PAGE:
I'd like to try to reconstruct a plausible structure for the C-terminal end of SARS-CoV-2 spike protein. The existing structures in PDB (6VXX, 6VYB, 6VSB) only cover the N-terminal up to to residue 1147 or so; the C-terminal end is unknown, but presumably includes a "stalk" and membrane anchor plus a short inside-virion region.
Here is the partial info that is known:
2FXP is a structure for heptad repeat 2 (HR2) domain from CoV-1, it includes residues 1141-1193. It is a symmetrical trimer helix bundle; the structure comes from solvent NMR
2RUN is a structure for the near-membrane region also from CoV-1, it includes residues 1185-1202. It is not a trimer; the structure comes from NMR in the presence of lipid micelles. This overlaps the 2FXP structure but doesn't necessarily agree with it.
The transmembrane domain 1195-1219 in CoV-1 and 1213-1237 in CoV-2 is predicted to be just a simple helix by various peptide folding tools like ITASSER, QUARK, etc; it is probably a trimeric helix bundle inserted into the membrane, but it's unknown what the relative orientation of the helixes would be (or the tilt angle, etc). Again this overlaps the 2RUN structure.
How does one assemble a protein structure from known fragments like this?
What tools would be best? What is the workflow/pipeline? How to tell that the structure is good quality?
There are a few aspects of this problem which make it quite hard, and also not exactly easy to describe as any standard workflow like "template based folding" or "ab initio folding" or "docking":
The partial structures overlap, but don't necessarily agree - and they may not even be correct, for example the near-membrane region may have a different fold in the context of a whole protein. How do I build a structure from several partial structures?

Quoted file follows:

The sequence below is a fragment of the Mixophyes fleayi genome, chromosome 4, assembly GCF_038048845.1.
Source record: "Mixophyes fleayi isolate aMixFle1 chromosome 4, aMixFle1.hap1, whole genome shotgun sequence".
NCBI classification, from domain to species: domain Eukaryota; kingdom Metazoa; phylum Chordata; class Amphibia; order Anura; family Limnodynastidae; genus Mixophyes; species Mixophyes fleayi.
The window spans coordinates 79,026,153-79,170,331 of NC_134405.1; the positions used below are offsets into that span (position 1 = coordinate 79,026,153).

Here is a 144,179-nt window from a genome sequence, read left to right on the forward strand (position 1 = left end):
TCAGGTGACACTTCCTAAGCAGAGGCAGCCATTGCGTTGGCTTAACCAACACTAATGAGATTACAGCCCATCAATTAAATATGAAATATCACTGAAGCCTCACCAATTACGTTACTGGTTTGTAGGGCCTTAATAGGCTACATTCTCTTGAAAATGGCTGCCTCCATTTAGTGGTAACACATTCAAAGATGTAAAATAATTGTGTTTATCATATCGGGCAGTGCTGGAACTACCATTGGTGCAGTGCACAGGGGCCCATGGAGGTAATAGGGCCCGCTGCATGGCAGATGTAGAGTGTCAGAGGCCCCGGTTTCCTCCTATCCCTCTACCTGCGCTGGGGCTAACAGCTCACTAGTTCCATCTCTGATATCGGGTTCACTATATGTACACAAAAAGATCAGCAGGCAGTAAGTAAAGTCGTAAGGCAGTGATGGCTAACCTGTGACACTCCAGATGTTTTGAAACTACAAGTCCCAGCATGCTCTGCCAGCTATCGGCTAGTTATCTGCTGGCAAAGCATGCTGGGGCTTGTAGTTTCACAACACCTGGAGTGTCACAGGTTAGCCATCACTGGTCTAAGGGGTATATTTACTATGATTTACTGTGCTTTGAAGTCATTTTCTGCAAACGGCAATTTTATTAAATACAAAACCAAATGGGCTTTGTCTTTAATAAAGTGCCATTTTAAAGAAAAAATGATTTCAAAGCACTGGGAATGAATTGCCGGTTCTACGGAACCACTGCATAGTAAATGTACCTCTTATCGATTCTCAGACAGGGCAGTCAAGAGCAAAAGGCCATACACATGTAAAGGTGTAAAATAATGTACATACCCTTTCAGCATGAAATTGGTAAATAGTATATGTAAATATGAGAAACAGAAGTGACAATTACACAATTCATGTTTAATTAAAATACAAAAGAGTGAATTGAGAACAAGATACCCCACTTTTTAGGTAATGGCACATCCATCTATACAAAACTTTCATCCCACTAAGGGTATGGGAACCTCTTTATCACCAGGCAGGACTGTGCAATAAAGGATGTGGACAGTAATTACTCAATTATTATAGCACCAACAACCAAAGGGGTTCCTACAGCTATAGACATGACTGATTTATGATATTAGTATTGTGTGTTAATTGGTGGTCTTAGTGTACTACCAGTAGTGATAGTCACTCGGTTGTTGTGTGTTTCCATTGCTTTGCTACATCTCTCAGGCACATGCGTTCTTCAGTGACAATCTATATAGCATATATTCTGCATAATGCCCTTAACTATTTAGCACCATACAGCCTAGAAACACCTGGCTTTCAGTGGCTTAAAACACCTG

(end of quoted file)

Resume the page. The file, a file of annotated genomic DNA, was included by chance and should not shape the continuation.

This has to reconstruct a trimer - it should dock well with itself! Symmetric "fold-and-dock" in Rosetta would seem to be a good start, except I don't know how to tell it about the known (parts of) the structure.
The transmembrane region should be docked in a way that makes sense for the interior of the membrane (of a known thickness / orientation). I've tried docking just the transmembrane helixes in Rosetta but they often end up being much more tilted than is realistic, so they wouldn't span the full thickness of the membrane.
Ideally I'd like to keep the HR2 structure fixed, initialize the near-membrane region from the known structure but leave it flexible, and dock the helixes using that pose as a starting point (with the constraint that they have to be helixes, and have to be a trimer, and should bind tightly to each other and also span the membrane).
I know this is a tough problem, and I'm not yet at the level where I can handle it, but I'm learning quite a lot by trying to handle it - my Rosetta knowledge has gotten way better in just a couple of days. I'm not sure if Rosetta is the right tool either - is there something better for this?
P.S. An example of what this is expected to look like is in 5V2S, a full structure of the transmembrane domain from HSV glycoprotein B which is also a trimer and has a similar function: